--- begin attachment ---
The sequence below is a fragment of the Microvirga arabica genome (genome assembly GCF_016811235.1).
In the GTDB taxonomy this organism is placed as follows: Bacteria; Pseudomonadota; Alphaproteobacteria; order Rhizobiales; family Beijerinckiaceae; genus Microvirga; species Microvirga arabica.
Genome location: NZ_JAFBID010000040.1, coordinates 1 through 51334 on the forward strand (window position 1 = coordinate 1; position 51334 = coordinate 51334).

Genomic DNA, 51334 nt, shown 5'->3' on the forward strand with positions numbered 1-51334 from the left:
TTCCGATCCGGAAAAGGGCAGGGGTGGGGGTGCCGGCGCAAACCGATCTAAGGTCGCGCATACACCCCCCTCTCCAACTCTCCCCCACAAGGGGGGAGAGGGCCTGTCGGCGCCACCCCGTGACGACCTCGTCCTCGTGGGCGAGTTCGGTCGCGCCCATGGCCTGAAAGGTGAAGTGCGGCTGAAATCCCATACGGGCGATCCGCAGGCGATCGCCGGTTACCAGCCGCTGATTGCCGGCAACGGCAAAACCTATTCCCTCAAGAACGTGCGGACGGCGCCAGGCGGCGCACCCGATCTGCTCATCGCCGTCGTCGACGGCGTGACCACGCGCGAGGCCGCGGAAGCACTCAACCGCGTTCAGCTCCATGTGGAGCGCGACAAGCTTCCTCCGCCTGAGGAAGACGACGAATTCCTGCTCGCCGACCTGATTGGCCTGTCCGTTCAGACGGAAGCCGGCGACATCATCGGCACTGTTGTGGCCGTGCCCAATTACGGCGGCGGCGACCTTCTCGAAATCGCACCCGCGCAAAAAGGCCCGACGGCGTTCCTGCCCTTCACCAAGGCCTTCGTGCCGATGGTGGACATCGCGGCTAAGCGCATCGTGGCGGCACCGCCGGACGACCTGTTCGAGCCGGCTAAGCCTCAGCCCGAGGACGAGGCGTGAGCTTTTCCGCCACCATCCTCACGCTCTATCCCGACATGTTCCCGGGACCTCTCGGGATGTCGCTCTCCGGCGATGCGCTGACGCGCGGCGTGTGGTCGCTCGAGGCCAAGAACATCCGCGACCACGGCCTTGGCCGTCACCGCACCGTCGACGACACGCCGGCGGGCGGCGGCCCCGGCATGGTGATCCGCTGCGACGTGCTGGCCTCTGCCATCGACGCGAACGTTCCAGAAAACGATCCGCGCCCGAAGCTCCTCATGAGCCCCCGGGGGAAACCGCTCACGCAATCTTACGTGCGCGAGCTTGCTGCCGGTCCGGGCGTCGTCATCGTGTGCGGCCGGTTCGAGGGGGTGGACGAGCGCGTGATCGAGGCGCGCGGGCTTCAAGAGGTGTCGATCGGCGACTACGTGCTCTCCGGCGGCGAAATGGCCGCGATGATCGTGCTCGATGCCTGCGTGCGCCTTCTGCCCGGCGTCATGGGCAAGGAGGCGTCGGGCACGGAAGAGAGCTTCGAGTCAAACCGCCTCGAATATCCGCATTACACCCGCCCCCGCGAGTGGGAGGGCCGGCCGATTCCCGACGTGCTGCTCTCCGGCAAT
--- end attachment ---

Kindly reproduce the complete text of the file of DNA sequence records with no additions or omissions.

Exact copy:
The sequence below is a fragment of the Microvirga arabica genome (genome assembly GCF_016811235.1).
In the GTDB taxonomy this organism is placed as follows: Bacteria; Pseudomonadota; Alphaproteobacteria; order Rhizobiales; family Beijerinckiaceae; genus Microvirga; species Microvirga arabica.
Genome location: NZ_JAFBID010000040.1, coordinates 1 through 51334 on the forward strand (window position 1 = coordinate 1; position 51334 = coordinate 51334).

Genomic DNA, 51334 nt, shown 5'->3' on the forward strand with positions numbered 1-51334 from the left:
TTCCGATCCGGAAAAGGGCAGGGGTGGGGGTGCCGGCGCAAACCGATCTAAGGTCGCGCATACACCCCCCTCTCCAACTCTCCCCCACAAGGGGGGAGAGGGCCTGTCGGCGCCACCCCGTGACGACCTCGTCCTCGTGGGCGAGTTCGGTCGCGCCCATGGCCTGAAAGGTGAAGTGCGGCTGAAATCCCATACGGGCGATCCGCAGGCGATCGCCGGTTACCAGCCGCTGATTGCCGGCAACGGCAAAACCTATTCCCTCAAGAACGTGCGGACGGCGCCAGGCGGCGCACCCGATCTGCTCATCGCCGTCGTCGACGGCGTGACCACGCGCGAGGCCGCGGAAGCACTCAACCGCGTTCAGCTCCATGTGGAGCGCGACAAGCTTCCTCCGCCTGAGGAAGACGACGAATTCCTGCTCGCCGACCTGATTGGCCTGTCCGTTCAGACGGAAGCCGGCGACATCATCGGCACTGTTGTGGCCGTGCCCAATTACGGCGGCGGCGACCTTCTCGAAATCGCACCCGCGCAAAAAGGCCCGACGGCGTTCCTGCCCTTCACCAAGGCCTTCGTGCCGATGGTGGACATCGCGGCTAAGCGCATCGTGGCGGCACCGCCGGACGACCTGTTCGAGCCGGCTAAGCCTCAGCCCGAGGACGAGGCGTGAGCTTTTCCGCCACCATCCTCACGCTCTATCCCGACATGTTCCCGGGACCTCTCGGGATGTCGCTCTCCGGCGATGCGCTGACGCGCGGCGTGTGGTCGCTCGAGGCCAAGAACATCCGCGACCACGGCCTTGGCCGTCACCGCACCGTCGACGACACGCCGGCGGGCGGCGGCCCCGGCATGGTGATCCGCTGCGACGTGCTGGCCTCTGCCATCGACGCGAACGTTCCAGAAAACGATCCGCGCCCGAAGCTCCTCATGAGCCCCCGGGGGAAACCGCTCACGCAATCTTACGTGCGCGAGCTTGCTGCCGGTCCGGGCGTCGTCATCGTGTGCGGCCGGTTCGAGGGGGTGGACGAGCGCGTGATCGAGGCGCGCGGGCTTCAAGAGGTGTCGATCGGCGACTACGTGCTCTCCGGCGGCGAAATGGCCGCGATGATCGTGCTCGATGCCTGCGTGCGCCTTCTGCCCGGCGTCATGGGCAAGGAGGCGTCGGGCACGGAAGAGAGCTTCGAGTCAAACCGCCTCGAATATCCGCATTACACCCGCCCCCGCGAGTGGGAGGGCCGGCCGATTCCCGACGTGCTGCTCTCCGGCAAT